The Italian pig is revered. One of Italy’s most famous pig diagram 2 salumi comes in the form of seasoned, salt-cured, air-dried hams known as prosciutto crudo. The hams of San Daniele, Parma, Toscana and Norcia in Umbria are so valued for their flavor, aroma and method of preparation that they are given PDO/DPO (Protected Designation of Origin) status, the Italian government’s seal of approval that they are a product of a food tradition that can occur nowhere else.

Government certification sets up strict rules regarding the genetic make-up and breeding of the animals, their feeding, curing and processing. For  pigs that will be wearing the ducal crown (the trademark of Prosciutto di Parma) there are 10 Steps to Perfection beginning with healthy, rested pigs and that must have fasted for 15 hours before they are slaughtered. The resinous scents of the elegant Stradivarian violin-shaped prosciutto of San Daniele in Fruli are said to be due to the microclimate of the Alps and the Adriatic and the traditional making of the “cello” shaped prosciutto of Norcia goes back to Roman times.

Porchetta, a garlic and fennel scented spit-roasted (girarosto) wood-fired suckling pig, has a gastronomic reputation in Italy that is second to none. Just about every sagra or street fair in Italy will have a porchetta on the spit with a long line of Italians  waiting for packets of sliced pork (maiale) to eat on the spot or take home.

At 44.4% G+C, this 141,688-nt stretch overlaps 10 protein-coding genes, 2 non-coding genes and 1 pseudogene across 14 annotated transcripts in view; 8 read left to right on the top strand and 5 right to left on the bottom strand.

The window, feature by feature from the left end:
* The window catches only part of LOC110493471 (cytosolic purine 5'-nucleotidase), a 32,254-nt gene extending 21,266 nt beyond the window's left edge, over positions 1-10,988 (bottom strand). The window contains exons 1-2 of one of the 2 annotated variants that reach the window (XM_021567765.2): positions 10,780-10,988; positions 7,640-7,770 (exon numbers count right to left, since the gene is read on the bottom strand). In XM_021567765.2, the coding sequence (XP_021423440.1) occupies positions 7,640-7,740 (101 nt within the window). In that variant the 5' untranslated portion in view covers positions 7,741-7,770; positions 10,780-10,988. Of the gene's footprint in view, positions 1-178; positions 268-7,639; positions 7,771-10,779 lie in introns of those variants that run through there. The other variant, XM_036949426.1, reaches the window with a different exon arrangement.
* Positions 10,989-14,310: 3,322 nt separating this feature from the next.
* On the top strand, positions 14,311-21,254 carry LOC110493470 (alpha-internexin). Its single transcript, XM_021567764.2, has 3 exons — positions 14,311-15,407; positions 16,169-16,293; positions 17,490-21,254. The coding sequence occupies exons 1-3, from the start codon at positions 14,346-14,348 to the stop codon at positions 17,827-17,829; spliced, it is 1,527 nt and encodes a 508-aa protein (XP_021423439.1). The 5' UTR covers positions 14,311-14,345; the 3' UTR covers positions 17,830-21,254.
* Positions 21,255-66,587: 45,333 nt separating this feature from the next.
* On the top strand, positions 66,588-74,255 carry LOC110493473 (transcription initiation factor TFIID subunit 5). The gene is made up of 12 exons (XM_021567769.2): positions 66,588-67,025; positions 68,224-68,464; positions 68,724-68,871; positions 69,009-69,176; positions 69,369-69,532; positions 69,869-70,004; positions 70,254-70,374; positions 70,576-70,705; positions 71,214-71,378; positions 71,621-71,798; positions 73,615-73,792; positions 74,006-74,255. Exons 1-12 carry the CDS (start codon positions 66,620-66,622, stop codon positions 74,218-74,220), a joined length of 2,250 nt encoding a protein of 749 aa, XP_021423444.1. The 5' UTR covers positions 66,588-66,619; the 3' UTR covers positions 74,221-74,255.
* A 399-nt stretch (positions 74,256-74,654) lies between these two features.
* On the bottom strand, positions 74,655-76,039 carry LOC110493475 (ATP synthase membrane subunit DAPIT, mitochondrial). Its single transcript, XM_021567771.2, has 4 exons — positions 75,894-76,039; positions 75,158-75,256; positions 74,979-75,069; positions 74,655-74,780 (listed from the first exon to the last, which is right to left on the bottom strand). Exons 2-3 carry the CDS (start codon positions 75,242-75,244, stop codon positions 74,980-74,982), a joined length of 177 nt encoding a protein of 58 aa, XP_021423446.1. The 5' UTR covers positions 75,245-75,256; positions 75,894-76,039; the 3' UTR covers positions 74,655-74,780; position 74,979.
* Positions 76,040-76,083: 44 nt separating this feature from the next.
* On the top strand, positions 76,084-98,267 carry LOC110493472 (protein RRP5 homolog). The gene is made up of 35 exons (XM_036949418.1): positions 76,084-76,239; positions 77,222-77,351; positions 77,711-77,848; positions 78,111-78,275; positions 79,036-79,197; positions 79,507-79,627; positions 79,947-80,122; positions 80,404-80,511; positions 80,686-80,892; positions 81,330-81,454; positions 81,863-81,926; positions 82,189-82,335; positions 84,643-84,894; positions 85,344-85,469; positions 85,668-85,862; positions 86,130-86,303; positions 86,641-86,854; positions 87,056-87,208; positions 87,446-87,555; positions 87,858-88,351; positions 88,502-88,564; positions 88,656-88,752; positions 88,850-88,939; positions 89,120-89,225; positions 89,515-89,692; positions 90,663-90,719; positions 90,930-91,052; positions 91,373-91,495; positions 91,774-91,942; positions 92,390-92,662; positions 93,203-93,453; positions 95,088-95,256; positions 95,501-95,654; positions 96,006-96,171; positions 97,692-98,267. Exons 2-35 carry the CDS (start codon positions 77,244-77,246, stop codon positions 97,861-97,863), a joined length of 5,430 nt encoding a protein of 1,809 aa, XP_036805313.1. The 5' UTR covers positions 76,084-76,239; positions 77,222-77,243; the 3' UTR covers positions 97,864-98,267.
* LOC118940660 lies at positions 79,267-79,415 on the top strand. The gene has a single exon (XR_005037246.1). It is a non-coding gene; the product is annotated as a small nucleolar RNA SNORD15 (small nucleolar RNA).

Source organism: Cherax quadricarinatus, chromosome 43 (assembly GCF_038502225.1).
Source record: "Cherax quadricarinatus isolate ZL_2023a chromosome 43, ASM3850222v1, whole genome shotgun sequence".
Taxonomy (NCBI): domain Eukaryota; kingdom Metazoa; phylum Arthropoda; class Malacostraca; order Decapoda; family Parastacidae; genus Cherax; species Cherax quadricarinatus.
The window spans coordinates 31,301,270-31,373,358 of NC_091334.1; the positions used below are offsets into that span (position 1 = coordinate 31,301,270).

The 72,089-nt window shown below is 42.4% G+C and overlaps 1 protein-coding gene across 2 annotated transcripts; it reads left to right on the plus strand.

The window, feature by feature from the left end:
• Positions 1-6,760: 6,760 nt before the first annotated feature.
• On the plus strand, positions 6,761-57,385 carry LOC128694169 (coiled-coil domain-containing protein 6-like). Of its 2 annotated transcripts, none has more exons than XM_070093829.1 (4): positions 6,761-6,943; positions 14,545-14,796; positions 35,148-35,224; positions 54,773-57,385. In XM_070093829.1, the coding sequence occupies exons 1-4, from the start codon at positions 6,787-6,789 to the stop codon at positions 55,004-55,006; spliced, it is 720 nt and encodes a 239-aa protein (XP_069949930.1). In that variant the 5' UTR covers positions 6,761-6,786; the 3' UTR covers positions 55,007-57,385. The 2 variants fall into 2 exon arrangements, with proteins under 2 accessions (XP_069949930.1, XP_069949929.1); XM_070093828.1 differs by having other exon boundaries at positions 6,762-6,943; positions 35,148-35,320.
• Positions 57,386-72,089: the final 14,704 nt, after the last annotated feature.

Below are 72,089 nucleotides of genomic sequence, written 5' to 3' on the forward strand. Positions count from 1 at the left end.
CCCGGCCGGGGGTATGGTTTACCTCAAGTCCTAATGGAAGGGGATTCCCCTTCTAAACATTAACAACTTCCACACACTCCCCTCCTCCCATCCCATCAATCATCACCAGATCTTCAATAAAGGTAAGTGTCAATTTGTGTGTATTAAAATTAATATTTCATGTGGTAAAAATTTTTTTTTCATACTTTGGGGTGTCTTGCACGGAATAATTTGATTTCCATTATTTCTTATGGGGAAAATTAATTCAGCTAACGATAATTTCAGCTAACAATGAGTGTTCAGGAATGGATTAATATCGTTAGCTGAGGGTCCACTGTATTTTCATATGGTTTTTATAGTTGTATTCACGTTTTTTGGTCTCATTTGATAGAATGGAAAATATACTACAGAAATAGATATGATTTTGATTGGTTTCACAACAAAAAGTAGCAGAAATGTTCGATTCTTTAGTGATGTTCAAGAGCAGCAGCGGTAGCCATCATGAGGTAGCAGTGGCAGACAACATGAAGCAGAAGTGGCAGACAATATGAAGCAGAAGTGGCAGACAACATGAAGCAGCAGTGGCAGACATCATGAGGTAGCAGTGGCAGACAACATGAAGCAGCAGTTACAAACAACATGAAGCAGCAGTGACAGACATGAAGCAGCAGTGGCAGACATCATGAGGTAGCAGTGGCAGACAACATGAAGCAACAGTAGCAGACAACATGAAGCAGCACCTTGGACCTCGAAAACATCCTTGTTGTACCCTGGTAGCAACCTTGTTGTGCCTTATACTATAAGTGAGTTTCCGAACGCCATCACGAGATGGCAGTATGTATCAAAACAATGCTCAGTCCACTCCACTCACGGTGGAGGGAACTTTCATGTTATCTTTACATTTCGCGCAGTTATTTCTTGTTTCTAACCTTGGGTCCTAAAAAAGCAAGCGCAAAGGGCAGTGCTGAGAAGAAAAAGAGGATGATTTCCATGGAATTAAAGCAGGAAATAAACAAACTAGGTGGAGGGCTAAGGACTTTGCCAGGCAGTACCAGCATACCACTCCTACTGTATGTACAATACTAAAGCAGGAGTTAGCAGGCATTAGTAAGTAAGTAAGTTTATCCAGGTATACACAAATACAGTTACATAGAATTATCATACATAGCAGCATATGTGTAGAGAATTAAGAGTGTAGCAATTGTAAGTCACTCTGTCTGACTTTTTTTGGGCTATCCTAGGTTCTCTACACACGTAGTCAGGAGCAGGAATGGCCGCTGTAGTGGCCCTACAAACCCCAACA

Signore Pig is treated very well in Italy. He is respected as a symbol of plenty.

Detail of horsemen and farmer with pig from Ambrogio Lorenzetti’s Effects of Good Government in the City and the Country. Fresco. Siena c. 1337 or 1338-40.

The Cinta Senese or Sienese Belt Pig (named for the white belt around the chest) is pictured in a famous fresco by Ambrogio Lorenzetti in Siena’s Palazzo Comunale (town hall). The fresco titled L’Allegoria del Buon Governo reflects a good and wise government. In the contra fresco il Cattivo Governo (the bad government), the pig is missing.

The prosciutto of Tuscany is spicier, darker and more seasoned, often with pepper, garlic, rosemary, and juniper. When eaten as the quarryman’s cured lard of Colonnata (Lardo di Colonnata) thinly sliced and served on a piece of warm Tuscan bread, you can experience an intoxicating aroma and incensual flavor of spices and herbs that surely must have inspired Michelangelo as he searched the quarries of Carrara.

So when you’re seeing and savoring Italy make sure to arrange an introduction to Signore Pig at the local trattoria. He is dressed many ways (salumi, salame, prosciutto, arosto) and although he may be called Stinco (braised pork shank) in Bolzano he is most congenial and not to be missed.


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